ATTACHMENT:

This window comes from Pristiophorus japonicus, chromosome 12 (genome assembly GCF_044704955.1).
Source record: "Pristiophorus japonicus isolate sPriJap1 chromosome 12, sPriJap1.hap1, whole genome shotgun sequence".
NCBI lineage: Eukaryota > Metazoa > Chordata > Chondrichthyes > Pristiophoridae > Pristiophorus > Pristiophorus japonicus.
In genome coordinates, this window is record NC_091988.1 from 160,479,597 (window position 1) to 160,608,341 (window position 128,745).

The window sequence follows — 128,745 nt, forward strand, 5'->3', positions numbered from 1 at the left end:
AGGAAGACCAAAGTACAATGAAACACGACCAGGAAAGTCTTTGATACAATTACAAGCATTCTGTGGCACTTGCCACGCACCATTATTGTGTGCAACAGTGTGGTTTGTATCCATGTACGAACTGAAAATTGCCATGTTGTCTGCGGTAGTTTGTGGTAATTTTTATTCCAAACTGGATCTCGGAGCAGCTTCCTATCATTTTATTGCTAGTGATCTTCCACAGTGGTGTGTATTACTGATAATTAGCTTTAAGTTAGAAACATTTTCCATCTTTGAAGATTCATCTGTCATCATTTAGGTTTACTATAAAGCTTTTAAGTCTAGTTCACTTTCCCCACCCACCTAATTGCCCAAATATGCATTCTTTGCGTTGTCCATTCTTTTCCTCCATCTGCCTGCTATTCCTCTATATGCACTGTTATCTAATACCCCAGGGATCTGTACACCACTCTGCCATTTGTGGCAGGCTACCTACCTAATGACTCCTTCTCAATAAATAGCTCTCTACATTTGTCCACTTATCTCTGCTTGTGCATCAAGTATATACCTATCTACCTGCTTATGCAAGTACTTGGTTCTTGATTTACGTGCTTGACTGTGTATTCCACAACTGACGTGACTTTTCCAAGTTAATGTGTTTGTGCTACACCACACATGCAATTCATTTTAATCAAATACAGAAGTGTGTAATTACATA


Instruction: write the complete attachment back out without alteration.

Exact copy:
This window comes from Pristiophorus japonicus, chromosome 12 (genome assembly GCF_044704955.1).
Source record: "Pristiophorus japonicus isolate sPriJap1 chromosome 12, sPriJap1.hap1, whole genome shotgun sequence".
NCBI lineage: Eukaryota > Metazoa > Chordata > Chondrichthyes > Pristiophoridae > Pristiophorus > Pristiophorus japonicus.
In genome coordinates, this window is record NC_091988.1 from 160,479,597 (window position 1) to 160,608,341 (window position 128,745).

The window sequence follows — 128,745 nt, forward strand, 5'->3', positions numbered from 1 at the left end:
AGGAAGACCAAAGTACAATGAAACACGACCAGGAAAGTCTTTGATACAATTACAAGCATTCTGTGGCACTTGCCACGCACCATTATTGTGTGCAACAGTGTGGTTTGTATCCATGTACGAACTGAAAATTGCCATGTTGTCTGCGGTAGTTTGTGGTAATTTTTATTCCAAACTGGATCTCGGAGCAGCTTCCTATCATTTTATTGCTAGTGATCTTCCACAGTGGTGTGTATTACTGATAATTAGCTTTAAGTTAGAAACATTTTCCATCTTTGAAGATTCATCTGTCATCATTTAGGTTTACTATAAAGCTTTTAAGTCTAGTTCACTTTCCCCACCCACCTAATTGCCCAAATATGCATTCTTTGCGTTGTCCATTCTTTTCCTCCATCTGCCTGCTATTCCTCTATATGCACTGTTATCTAATACCCCAGGGATCTGTACACCACTCTGCCATTTGTGGCAGGCTACCTACCTAATGACTCCTTCTCAATAAATAGCTCTCTACATTTGTCCACTTATCTCTGCTTGTGCATCAAGTATATACCTATCTACCTGCTTATGCAAGTACTTGGTTCTTGATTTACGTGCTTGACTGTGTATTCCACAACTGACGTGACTTTTCCAAGTTAATGTGTTTGTGCTACACCACACATGCAATTCATTTTAATCAAATACAGAAGTGTGTAATTACATA